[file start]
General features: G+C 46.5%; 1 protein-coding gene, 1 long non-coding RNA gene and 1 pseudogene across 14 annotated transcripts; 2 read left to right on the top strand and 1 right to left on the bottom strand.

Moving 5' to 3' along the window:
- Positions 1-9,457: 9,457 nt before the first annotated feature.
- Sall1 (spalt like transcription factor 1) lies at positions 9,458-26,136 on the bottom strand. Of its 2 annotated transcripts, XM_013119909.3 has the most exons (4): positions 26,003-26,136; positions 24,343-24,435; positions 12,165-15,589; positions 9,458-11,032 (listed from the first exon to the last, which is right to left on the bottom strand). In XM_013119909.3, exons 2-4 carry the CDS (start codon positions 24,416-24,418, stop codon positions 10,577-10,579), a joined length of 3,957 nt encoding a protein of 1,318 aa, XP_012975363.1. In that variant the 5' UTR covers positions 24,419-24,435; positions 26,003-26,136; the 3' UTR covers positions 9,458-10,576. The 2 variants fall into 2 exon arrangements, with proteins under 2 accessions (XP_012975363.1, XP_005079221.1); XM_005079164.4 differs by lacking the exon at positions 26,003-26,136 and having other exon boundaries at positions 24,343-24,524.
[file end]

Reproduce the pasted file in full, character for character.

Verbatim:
General features: G+C 46.5%; 1 protein-coding gene, 1 long non-coding RNA gene and 1 pseudogene across 14 annotated transcripts; 2 read left to right on the top strand and 1 right to left on the bottom strand.

Moving 5' to 3' along the window:
- Positions 1-9,457: 9,457 nt before the first annotated feature.
- Sall1 (spalt like transcription factor 1) lies at positions 9,458-26,136 on the bottom strand. Of its 2 annotated transcripts, XM_013119909.3 has the most exons (4): positions 26,003-26,136; positions 24,343-24,435; positions 12,165-15,589; positions 9,458-11,032 (listed from the first exon to the last, which is right to left on the bottom strand). In XM_013119909.3, exons 2-4 carry the CDS (start codon positions 24,416-24,418, stop codon positions 10,577-10,579), a joined length of 3,957 nt encoding a protein of 1,318 aa, XP_012975363.1. In that variant the 5' UTR covers positions 24,419-24,435; positions 26,003-26,136; the 3' UTR covers positions 9,458-10,576. The 2 variants fall into 2 exon arrangements, with proteins under 2 accessions (XP_012975363.1, XP_005079221.1); XM_005079164.4 differs by lacking the exon at positions 26,003-26,136 and having other exon boundaries at positions 24,343-24,524.